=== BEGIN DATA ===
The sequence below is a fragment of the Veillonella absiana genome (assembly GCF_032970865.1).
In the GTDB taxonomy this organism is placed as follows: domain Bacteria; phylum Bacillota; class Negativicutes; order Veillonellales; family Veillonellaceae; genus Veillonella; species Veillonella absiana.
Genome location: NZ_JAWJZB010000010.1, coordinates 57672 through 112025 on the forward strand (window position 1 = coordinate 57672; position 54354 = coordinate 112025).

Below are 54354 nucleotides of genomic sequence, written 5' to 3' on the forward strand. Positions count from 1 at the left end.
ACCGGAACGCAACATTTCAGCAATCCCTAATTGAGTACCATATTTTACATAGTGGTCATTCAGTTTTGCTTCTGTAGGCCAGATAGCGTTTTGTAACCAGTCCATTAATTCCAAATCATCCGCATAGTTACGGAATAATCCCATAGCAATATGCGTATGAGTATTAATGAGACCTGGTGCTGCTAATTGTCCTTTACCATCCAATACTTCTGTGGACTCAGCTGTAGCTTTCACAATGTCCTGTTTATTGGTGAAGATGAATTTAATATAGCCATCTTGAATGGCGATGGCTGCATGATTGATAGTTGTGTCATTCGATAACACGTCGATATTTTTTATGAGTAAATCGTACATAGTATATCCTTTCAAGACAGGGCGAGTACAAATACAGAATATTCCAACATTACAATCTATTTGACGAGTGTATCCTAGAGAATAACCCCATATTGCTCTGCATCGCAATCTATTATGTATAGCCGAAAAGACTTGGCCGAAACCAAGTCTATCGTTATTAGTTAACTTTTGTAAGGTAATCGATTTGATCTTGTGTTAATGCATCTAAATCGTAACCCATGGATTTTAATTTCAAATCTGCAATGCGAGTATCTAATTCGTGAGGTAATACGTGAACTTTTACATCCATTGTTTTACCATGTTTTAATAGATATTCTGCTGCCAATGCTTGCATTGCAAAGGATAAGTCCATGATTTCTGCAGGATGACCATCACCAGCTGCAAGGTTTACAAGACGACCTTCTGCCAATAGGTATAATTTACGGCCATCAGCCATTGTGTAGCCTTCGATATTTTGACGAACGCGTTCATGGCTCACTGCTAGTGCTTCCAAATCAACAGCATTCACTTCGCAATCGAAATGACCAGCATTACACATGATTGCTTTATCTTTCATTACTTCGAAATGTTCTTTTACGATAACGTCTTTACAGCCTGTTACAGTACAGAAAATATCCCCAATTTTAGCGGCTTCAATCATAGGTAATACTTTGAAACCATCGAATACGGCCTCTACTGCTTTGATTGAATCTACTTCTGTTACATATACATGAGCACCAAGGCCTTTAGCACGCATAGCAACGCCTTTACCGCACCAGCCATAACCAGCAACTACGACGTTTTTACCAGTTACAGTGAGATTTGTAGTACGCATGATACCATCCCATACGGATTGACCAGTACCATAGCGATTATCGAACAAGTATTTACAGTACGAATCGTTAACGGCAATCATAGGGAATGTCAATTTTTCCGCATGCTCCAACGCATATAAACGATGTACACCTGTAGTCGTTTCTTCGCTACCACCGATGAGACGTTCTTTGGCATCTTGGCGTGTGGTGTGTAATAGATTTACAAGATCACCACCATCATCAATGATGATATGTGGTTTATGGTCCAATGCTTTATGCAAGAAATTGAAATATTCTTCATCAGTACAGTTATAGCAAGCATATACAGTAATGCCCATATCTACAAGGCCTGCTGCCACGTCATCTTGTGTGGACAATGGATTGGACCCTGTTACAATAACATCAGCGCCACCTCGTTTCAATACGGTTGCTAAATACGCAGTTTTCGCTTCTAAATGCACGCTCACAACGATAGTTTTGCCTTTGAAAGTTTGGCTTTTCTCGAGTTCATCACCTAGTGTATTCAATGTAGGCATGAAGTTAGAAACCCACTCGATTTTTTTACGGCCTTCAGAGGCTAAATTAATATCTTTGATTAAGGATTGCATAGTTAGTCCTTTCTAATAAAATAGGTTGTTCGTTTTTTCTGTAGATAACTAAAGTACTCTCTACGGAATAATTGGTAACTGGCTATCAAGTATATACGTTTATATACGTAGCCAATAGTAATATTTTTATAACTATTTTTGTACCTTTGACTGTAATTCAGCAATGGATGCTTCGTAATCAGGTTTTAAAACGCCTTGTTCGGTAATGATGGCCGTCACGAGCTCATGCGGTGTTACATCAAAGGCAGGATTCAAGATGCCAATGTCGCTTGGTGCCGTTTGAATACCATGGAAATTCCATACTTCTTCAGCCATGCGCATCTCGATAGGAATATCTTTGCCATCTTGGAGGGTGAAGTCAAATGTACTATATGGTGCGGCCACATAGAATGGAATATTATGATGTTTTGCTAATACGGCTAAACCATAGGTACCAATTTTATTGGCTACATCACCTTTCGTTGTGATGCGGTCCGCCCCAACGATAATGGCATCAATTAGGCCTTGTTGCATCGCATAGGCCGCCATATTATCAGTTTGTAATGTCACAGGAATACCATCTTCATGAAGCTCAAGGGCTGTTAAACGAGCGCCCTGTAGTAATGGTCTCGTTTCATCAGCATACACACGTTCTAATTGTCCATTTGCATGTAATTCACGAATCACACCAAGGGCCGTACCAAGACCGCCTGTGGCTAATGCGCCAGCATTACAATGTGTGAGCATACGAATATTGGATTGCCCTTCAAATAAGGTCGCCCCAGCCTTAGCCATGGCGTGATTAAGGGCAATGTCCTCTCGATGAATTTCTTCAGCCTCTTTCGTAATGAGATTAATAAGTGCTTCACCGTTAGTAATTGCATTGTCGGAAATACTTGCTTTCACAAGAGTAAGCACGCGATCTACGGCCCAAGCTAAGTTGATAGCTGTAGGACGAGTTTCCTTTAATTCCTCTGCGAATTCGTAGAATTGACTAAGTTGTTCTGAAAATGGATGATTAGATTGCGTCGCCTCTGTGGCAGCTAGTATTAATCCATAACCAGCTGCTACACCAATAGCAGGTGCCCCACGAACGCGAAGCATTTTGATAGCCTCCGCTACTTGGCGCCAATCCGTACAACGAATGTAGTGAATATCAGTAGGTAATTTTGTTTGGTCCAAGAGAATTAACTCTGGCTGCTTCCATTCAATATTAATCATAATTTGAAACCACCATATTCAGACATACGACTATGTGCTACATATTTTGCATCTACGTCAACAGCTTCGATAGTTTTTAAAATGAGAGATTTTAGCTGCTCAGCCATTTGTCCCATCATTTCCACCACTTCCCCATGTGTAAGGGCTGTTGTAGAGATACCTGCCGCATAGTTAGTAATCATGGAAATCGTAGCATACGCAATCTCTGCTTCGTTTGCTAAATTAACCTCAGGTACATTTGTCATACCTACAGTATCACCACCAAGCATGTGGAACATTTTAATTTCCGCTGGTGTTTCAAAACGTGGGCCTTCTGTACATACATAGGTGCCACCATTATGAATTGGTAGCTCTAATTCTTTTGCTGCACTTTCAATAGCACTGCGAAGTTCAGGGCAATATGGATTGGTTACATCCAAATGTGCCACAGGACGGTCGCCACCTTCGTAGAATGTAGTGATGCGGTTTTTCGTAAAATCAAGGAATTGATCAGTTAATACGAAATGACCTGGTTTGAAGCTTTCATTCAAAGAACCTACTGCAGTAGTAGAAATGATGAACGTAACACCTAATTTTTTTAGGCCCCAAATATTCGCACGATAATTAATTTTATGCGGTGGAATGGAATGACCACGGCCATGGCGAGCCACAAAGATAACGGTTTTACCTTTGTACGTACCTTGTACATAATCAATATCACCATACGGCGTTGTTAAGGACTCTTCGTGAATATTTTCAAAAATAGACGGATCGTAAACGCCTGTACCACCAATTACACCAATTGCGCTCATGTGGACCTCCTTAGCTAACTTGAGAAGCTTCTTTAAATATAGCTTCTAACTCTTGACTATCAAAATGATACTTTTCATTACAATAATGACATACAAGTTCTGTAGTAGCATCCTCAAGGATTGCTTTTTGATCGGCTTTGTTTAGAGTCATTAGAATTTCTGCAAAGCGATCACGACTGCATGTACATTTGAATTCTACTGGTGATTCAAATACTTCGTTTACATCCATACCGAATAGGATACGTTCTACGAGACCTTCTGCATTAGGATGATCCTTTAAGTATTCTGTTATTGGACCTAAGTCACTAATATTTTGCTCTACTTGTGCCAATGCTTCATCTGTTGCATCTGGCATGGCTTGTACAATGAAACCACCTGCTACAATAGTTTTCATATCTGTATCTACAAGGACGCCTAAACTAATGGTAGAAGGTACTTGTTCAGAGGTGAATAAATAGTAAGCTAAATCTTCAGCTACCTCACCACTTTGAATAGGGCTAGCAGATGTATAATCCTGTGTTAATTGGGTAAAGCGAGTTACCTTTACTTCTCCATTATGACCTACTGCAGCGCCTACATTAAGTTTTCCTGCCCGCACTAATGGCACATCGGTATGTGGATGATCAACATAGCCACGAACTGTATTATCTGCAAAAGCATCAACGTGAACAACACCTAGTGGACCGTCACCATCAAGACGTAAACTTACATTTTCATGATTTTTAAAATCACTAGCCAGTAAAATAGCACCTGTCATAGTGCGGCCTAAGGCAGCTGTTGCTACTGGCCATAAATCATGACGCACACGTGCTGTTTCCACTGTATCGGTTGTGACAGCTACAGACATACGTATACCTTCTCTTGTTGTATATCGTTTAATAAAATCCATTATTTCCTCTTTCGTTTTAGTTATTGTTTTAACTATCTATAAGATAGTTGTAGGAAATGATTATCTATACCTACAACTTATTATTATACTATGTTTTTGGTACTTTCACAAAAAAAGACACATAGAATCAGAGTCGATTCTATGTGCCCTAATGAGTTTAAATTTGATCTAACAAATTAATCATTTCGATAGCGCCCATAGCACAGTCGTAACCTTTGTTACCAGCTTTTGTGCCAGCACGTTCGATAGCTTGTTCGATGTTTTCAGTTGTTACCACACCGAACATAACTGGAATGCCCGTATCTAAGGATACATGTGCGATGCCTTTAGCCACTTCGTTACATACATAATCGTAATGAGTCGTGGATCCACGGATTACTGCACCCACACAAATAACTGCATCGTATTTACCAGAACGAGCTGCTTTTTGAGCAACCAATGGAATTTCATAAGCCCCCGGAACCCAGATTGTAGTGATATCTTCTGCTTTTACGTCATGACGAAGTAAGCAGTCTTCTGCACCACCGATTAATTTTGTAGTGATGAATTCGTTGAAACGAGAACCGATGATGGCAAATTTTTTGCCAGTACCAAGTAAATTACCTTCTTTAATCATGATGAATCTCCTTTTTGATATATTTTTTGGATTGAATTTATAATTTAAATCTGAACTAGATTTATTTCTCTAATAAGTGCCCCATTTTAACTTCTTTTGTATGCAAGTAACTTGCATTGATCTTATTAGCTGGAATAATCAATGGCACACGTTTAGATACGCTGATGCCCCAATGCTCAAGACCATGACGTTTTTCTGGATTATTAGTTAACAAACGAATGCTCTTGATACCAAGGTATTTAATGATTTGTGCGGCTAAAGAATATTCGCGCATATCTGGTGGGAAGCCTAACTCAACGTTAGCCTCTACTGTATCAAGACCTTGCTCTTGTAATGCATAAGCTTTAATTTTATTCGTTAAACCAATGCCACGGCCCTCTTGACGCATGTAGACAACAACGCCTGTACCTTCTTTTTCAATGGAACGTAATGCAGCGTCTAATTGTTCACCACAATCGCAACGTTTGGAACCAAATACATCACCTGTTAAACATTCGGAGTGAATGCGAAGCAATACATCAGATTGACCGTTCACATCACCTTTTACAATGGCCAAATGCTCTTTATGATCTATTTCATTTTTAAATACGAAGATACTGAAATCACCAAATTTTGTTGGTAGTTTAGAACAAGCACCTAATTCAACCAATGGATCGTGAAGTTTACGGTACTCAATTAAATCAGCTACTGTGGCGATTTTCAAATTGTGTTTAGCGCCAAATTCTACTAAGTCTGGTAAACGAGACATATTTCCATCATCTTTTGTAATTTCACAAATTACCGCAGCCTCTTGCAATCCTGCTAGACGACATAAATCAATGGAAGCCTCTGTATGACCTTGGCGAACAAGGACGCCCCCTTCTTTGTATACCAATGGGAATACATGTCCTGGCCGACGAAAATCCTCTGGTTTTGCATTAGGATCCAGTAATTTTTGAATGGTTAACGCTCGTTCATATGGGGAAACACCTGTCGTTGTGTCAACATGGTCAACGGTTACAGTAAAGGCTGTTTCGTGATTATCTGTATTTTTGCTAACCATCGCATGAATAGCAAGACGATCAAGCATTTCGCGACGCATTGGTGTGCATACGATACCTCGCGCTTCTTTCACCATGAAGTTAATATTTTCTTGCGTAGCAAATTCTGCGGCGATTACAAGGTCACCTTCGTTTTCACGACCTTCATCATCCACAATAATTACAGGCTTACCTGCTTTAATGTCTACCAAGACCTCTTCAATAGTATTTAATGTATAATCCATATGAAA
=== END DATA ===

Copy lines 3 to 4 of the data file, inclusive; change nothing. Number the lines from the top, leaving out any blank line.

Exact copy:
Genome location: NZ_JAWJZB010000010.1, coordinates 57672 through 112025 on the forward strand (window position 1 = coordinate 57672; position 54354 = coordinate 112025).

Below are 54354 nucleotides of genomic sequence, written 5' to 3' on the forward strand. Positions count from 1 at the left end.